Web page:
2014 was a busy year for improv in London. There seems to be more improv shows, more improv nights, more improvisers, more audience. Improv in London is growing and growing and growing.
It felt like that 2014 was the year that improv in London got its own identity. For years we were a bit confused. Chicago seemed to be all about long-form, New York a faster more commedic long-form, IO relationships, UCB game of scene, etc. It often seemed that North American improv knew what it was but we weren’t sure.
But in 2014 it felt like the improv scene in London decided we could actually be everything and anything. We have space for short-form, long-form, narrative, musical improv, solo improv, clowning, serious improv. London is perfectly placed with great links to Chicago, LA, New York, Austin and Toronto, and also to Europe and the great theatre tradition of the UK.
London this year has really become a melting pot of all types of improv, open to all schools of thought and all improvisers. Because there isn’t one over-riding school of thought performing here has become very open, very experimental, and vibrant.
There’s also been a great increase in the number of improv nights. We’ve been running shows almost every night of the week at The Miller in London Bridge, and there have also been new regular nights opening up like Duck Duck Goose and C3Something.
In no particular order here are some of my favourite memories of improv in 2014:
- The sheer bonkers fun of Lewis Harrison-Barker’s Improvision the Improvised Eurovision Song Contest. It feels like he’s re-found the glory days of alternative comedy cabaret from the 1980s (an inspiration for me).
- Michael Brunström’s The Human Loire, it’s been great seeing a friend get nationwide press for something so fun, so silly, and so him.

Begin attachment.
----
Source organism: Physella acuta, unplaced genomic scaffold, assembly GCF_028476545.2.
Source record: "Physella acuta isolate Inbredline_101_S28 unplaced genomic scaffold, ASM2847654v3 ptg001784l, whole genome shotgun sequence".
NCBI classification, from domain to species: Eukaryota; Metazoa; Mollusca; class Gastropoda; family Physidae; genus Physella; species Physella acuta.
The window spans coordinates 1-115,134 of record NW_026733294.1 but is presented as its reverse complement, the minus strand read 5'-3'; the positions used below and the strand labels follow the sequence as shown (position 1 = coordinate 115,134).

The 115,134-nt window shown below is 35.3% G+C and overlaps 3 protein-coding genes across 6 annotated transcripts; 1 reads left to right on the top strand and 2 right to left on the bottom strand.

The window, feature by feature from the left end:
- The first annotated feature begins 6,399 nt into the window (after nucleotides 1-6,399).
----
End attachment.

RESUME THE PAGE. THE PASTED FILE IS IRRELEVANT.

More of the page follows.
- Guesting in Glitch the improvised puppet show, this was a tonne of fun and also the most difficult improv I’ve ever done. Improvising the voice of one puppet while moving the feet of another and then improvising a song!
- Improvising a song for my 5 year old niece at Christmas called ‘wear your hat on your feet’ and her inventing the next lines ‘wear your scarf on your head’, ‘put a cherry on your car’, ‘put some cream on your house’. Game of the scene seems pretty natural to five year olds!
- Appearing on stage with my lovely wife, both inside the same costume.
- Busting out an improvised panto.
- The sheer bonkers chaos of Goblins the improvised mask show.
- A beginners course ending with all of us dancing in the workshop studio for an hour afterwards in the summer sun, it felt tribal man!
- Late night improv jams, especially ones with drums and Jake getting fired to the moon on a piano.
- Having a diverse range of people performing at our nights and working together.
- Seeing new nights start up and be so loved by the improv scene, like Duck Duck Goose, C3Something, Shoot from the Hip and more. They have done loads for the improv scene and London is the better because of it.
- Mike taking the best wedding photo every using his phone.
- Lots of great guest teachers at The Nursery.
- People that inspired me to get into all this actually appearing at our venue! Like Paul Merton, Mike McShane and Kevin McDonald from Kids in the Hall. Colin Mocherie if you’re reading this you are welcome any time!
- Having a massive improv summer picnic in Hyde Park.
- Watching new groups like The Pina Colliders come out of our Launch Pad nights.
- Watching so many people get into improv for the first time, start improvising more, perform for the first time. Always amazingly brave, always amazing to watch.
- Lots of new shows forming, this is so exciting for me. I love how many opportunities there are to perform in London now and seeing new shows is great fun.
- Having new teachers working with us like Maria, Max, Chris, Katy and more, it’s great being able to spread improv and work as a team.
In fact writing that made me realise that a lot of what I love in improv right now is the more chaotic side of improvising. I don’t really care if someone misses an offer, or the structure isn’t right, I just enjoy the sheer human spontaneity and chaotic joy of it all.